The first time I came to Wassaic, it was ramp season. Jeff and Bowie took us up Deep Hollow Road, past the charcoal kilns and the waterfall, to hunt for ramps on the ridgelines. We dug a few dozen up with trowels and brought them back to the Lantern, where we put them on our pizzas.
Wassaic immediately felt like home. I’d been working in the city for almost 20 years, but I had grown up in rural settings and felt like a fish out of water living downtown. I had no idea there was a stop on Metro-North where I could be immediately transported to the small town in Michigan’s Upper Peninsula where my family is from. Part of that is the landscape—hidden creeks, old barns, and Victorian woodwork. But mainly the resemblance comes from the sense of community and the work that the Wassaic Project does to foster and support that community.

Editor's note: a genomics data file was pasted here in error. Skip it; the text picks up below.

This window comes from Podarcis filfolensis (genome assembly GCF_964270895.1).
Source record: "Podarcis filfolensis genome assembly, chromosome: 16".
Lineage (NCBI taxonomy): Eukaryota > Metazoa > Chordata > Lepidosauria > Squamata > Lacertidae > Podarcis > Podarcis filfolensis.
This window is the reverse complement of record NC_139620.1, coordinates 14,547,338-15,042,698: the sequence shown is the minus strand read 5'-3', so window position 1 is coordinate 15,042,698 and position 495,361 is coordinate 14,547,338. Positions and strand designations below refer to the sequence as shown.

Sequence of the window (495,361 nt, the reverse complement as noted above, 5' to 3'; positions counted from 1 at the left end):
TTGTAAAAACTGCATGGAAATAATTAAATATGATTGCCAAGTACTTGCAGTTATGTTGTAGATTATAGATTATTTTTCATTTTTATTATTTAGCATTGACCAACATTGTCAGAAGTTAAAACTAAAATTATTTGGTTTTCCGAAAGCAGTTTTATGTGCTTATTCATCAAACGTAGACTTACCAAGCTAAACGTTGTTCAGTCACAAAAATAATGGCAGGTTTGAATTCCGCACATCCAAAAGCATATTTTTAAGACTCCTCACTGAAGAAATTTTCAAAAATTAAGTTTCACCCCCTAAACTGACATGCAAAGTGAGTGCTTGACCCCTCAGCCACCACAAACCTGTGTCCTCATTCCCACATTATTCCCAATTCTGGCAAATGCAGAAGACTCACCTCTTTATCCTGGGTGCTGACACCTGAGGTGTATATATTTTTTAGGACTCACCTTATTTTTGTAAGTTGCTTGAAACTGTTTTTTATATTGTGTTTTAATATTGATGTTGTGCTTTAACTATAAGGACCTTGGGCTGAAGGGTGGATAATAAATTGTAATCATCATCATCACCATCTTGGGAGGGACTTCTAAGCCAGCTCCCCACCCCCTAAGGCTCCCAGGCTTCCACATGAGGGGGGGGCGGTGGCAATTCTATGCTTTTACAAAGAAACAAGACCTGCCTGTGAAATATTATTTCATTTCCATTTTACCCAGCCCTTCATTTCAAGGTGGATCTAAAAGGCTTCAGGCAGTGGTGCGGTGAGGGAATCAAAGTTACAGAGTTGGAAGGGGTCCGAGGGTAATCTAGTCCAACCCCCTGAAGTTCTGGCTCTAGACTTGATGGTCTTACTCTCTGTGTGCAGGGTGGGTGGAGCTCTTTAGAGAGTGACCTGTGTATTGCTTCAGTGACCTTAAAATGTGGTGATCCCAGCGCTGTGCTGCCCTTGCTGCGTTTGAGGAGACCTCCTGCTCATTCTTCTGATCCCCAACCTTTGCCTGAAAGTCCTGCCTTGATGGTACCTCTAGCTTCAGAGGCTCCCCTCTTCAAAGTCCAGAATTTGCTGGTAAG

Through my work with the Wassaic Project, I’ve made a home for myself where one did not exist before. The Wassaic Project creates spaces in which neighbors of all ages, backgrounds, and communities can explore and grow. That growth has included me and as a result, my world around me feels more connected and vibrant. The community in which I live is one of mutual respect and idealism—and that’s something that is more important today than it has ever been.